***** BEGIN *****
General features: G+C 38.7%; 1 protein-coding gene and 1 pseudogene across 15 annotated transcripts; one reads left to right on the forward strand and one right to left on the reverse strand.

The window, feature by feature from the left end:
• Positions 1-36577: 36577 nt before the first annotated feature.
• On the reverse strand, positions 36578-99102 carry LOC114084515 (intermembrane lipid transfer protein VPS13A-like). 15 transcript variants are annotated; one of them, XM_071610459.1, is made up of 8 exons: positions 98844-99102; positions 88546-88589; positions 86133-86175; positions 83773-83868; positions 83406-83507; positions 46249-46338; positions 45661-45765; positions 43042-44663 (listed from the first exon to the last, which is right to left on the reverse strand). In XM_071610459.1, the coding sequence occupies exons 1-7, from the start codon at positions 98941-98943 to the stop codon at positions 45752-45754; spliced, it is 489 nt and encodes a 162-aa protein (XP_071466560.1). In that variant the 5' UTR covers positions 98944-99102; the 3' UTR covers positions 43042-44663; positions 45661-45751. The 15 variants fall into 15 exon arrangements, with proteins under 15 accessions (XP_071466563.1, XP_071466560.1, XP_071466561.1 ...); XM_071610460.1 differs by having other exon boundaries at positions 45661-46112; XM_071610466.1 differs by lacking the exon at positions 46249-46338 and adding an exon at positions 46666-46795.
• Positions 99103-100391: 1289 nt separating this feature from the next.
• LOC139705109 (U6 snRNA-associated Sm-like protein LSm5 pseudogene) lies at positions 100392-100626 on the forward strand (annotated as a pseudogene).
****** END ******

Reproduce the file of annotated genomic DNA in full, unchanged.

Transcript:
General features: G+C 38.7%; 1 protein-coding gene and 1 pseudogene across 15 annotated transcripts; one reads left to right on the forward strand and one right to left on the reverse strand.

The window, feature by feature from the left end:
• Positions 1-36577: 36577 nt before the first annotated feature.
• On the reverse strand, positions 36578-99102 carry LOC114084515 (intermembrane lipid transfer protein VPS13A-like). 15 transcript variants are annotated; one of them, XM_071610459.1, is made up of 8 exons: positions 98844-99102; positions 88546-88589; positions 86133-86175; positions 83773-83868; positions 83406-83507; positions 46249-46338; positions 45661-45765; positions 43042-44663 (listed from the first exon to the last, which is right to left on the reverse strand). In XM_071610459.1, the coding sequence occupies exons 1-7, from the start codon at positions 98941-98943 to the stop codon at positions 45752-45754; spliced, it is 489 nt and encodes a 162-aa protein (XP_071466560.1). In that variant the 5' UTR covers positions 98944-99102; the 3' UTR covers positions 43042-44663; positions 45661-45751. The 15 variants fall into 15 exon arrangements, with proteins under 15 accessions (XP_071466563.1, XP_071466560.1, XP_071466561.1 ...); XM_071610460.1 differs by having other exon boundaries at positions 45661-46112; XM_071610466.1 differs by lacking the exon at positions 46249-46338 and adding an exon at positions 46666-46795.
• Positions 99103-100391: 1289 nt separating this feature from the next.
• LOC139705109 (U6 snRNA-associated Sm-like protein LSm5 pseudogene) lies at positions 100392-100626 on the forward strand (annotated as a pseudogene).